Entity Tags: Michele Bachmann, Fox News, Pat Garofalo, US House of Representatives Tea Party Caucus, US House of Representatives, Standard & Poor’s

Timeline Tags: Global Economic Crises

Business Insider reporter Zeke Miller says flatly that Representative Michele Bachmann (R-MN), a leading candidate for the 2012 Republican presidential nomination, is the reason why the US suffered a recent credit downgrade (see August 5, 2011). Yesterday, Bachmann insisted that the credit downgrade proved her argument against raising the US debt ceiling was correct (see August 11, 2011), but, Miller writes, the evidence, including statements by Standard & Poor’s, the agency that lowered the nation’s credit rating, shows that she and her fellow Congressional Republicans who fought to prevent Congress from authorizing the raising of the debt ceiling (see April 30, 2011, June 26, 2011, July 13, 2011, July 13, 2011, and July 14, 2011), are themselves responsible. S&P officials have said that Congress’s intransigence on raising revenues in any fashion is one of the central reasons why it lowered the US’s credit rating (see August 11, 2011). Bachmann led “tea party” Republicans in voting against every plan offered to raise the debt ceiling; she told reporters that the only way she would even consider voting for a raise in the debt ceiling was if the same legislation repealed entirely the health care reform act recently passed by Congress. Miller goes on to note that all eight Republican presidential candidates, including Bachmann, have said that they would not sign a bill into law that provided 10 times the amount of government spending cuts as it authorized tax and revenue increases. Miller concludes: “Bachmann’s statements on the debt ceiling come off either as stunningly uninformed about the issue, or deliberately misleading. Either way, this line of attack will only weaken her campaign with mainstream and business voters.” [Business Insider, 8/12/2011]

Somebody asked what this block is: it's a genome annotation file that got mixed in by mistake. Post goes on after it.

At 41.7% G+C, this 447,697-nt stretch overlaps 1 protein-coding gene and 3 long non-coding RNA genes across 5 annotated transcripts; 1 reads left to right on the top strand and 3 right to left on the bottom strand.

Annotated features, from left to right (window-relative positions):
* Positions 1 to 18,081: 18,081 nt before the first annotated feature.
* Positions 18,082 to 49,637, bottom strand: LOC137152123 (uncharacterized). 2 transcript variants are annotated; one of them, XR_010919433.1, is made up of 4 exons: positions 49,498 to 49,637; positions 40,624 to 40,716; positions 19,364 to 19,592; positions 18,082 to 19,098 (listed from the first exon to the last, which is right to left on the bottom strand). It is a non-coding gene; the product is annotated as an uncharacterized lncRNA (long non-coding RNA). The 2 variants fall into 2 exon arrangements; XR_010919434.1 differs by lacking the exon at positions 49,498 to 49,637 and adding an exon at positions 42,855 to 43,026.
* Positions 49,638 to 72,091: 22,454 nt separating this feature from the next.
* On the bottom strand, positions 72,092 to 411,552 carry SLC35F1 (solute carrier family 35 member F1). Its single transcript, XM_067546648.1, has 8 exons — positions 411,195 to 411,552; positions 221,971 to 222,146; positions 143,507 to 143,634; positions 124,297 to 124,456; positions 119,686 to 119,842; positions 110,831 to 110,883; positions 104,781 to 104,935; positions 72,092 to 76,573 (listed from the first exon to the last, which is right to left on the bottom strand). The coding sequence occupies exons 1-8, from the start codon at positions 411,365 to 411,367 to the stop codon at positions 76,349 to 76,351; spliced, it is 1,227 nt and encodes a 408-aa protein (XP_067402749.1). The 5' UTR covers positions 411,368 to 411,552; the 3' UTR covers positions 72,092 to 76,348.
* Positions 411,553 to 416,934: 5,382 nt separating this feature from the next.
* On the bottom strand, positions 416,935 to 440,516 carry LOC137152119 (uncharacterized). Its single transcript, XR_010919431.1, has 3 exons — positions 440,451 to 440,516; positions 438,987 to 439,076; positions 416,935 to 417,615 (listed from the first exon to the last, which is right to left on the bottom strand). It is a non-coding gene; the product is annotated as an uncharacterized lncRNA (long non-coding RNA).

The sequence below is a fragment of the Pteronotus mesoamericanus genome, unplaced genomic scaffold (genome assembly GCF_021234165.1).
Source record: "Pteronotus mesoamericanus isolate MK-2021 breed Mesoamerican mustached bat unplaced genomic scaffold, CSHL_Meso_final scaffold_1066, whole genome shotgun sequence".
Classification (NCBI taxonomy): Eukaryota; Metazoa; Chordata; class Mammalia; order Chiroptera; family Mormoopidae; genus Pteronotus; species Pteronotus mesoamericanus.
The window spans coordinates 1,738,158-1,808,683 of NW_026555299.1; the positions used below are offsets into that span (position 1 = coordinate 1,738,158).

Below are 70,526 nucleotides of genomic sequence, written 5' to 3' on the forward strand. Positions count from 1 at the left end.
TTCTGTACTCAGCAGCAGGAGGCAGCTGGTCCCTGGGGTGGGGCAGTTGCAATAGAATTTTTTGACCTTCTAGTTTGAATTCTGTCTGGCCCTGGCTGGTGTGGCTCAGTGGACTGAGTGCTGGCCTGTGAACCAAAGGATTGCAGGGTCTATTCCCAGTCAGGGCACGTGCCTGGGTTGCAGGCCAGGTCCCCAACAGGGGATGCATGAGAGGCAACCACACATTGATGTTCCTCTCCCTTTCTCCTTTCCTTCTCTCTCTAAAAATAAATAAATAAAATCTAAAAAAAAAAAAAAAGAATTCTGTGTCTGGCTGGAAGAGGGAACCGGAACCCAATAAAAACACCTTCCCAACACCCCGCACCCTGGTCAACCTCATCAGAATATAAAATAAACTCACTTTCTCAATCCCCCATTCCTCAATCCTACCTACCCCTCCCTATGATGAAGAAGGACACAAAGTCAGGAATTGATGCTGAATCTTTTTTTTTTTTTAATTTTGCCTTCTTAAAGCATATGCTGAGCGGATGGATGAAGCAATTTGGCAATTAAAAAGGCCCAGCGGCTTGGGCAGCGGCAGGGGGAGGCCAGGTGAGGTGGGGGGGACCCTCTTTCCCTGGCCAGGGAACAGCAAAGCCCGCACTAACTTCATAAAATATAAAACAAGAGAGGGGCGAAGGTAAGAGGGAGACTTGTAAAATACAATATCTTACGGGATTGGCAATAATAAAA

Entity Tags: Business Insider, Standard & Poor’s, Zeke Miller, Michele Bachmann

Timeline Tags: Global Economic Crises